Conversations: Bummer Wines | Varyer
A collage of Bummer Wines posters.

Sip with Friends

The duo behind Bummer Wines brings charming, natural bottles to the table without the fuss or pretense

A collage of Bummer Wines posters.

David Rodriguez and Victor Sanchez love natural wines. They enjoy them so much, in fact, that they’d be happy to turn their oenophilia into a full-time job. But when they first decided to collaborate on a natural wine business, at the beginning of the coronavirus pandemic, they didn’t have most of the things people need to make it happen: start-up capital, a physical storefront, a vast wine collection, or even any real-world experience as sommeliers, farmers, or wine salespeople. All they had was their taste, politics, and enthusiasm. Luckily, that’s enough to get started.

Last year, David and Victor opened their wine club, Bummer Wines, with an Instagram account, some basic web design skills, and a ton of research, organization, and initiative. Bummer is a monthly subscription service that promotes some of the most interesting, far-flung, under-the-radar, and tasty varietals on the market. Most importantly, David and Victor emphasize small-batch, minority-owned labels made in unexpected locales, especially Mexico and other parts of Latin America.

Wine rules. But wine also has weird rules attached to it: how to drink it, where to drink it, what makes it “good” or “bad.” The criteria and context for quaffing and judging wine has an unshakeable association with rarefied groups of rich people. This perception of wine isn’t just due to the effete snobs that drink it, but Big Wine — the corporate-adjacent vineyards in northern California and France and Italy that dictate the wine world. The most novel aspect of Bummer Wines is how it strips all these pretensions away. David and Victor know a ton about wine, but their expertise is imbued with strong doses of open-heartedness and generosity. They share their knowledge slowly, by offering two bottles a month, and select based on seasonality, ensuring that subscribers are getting wines at their peak season. The wines are also available for pick-up in Pilsen, offering easier access to South Side Chicagoans who don’t have many nearby resources for exploring natural wine options.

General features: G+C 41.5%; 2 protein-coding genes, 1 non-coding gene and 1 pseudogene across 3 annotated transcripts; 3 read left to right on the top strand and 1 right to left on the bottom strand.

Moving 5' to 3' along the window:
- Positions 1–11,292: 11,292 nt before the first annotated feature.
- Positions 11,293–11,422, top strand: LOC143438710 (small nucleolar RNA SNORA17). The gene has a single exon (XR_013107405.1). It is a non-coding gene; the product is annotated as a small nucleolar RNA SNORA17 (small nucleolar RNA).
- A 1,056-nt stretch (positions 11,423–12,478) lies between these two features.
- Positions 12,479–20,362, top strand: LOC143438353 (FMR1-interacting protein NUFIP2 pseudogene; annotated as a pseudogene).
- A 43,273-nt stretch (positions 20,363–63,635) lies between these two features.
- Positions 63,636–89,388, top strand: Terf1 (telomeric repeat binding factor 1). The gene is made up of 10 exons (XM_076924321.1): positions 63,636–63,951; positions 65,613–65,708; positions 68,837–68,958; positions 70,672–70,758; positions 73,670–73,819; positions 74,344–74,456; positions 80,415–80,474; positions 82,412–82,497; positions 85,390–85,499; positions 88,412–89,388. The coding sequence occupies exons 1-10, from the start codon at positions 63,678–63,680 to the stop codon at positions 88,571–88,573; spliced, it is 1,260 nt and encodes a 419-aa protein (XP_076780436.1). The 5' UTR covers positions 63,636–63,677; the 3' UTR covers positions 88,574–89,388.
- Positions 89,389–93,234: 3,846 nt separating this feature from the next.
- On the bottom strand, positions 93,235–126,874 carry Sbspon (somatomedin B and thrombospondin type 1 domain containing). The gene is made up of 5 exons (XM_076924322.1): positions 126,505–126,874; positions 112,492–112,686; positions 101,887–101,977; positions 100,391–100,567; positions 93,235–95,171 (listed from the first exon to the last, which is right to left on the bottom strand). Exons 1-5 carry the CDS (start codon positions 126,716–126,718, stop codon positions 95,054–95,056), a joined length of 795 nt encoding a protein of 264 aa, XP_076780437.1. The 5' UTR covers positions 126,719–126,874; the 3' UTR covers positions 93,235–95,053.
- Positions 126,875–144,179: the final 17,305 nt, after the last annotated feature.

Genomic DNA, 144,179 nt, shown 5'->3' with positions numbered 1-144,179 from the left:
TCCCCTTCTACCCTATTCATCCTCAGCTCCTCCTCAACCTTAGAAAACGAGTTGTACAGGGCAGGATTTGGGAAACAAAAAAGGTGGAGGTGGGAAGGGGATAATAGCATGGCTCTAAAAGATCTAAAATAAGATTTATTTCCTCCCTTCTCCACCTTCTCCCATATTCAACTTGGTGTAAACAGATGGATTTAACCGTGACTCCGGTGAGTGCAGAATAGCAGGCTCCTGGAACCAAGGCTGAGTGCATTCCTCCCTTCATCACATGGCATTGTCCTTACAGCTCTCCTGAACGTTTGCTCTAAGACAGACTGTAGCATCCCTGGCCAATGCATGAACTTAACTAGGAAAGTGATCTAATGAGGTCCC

A portrait of two people and a photo of a beverage carrier holding a bottle.
A collage of images of wine and labels.

On its website, Bummer says the wines it carries are “made without chemicals, pesticides, or any of the nearly 200 additives that are legally permitted in mass-market wine production.” The mass-market wine you get at a big-box grocery store is likely to make you feel like a box of Franzia that’s been sitting in the hot sun for a full day. Victor claims to have gotten a hangover only one time from drinking natural wine, and both have acknowledged how much better they feel than when they drink bottles from larger brands or distributors.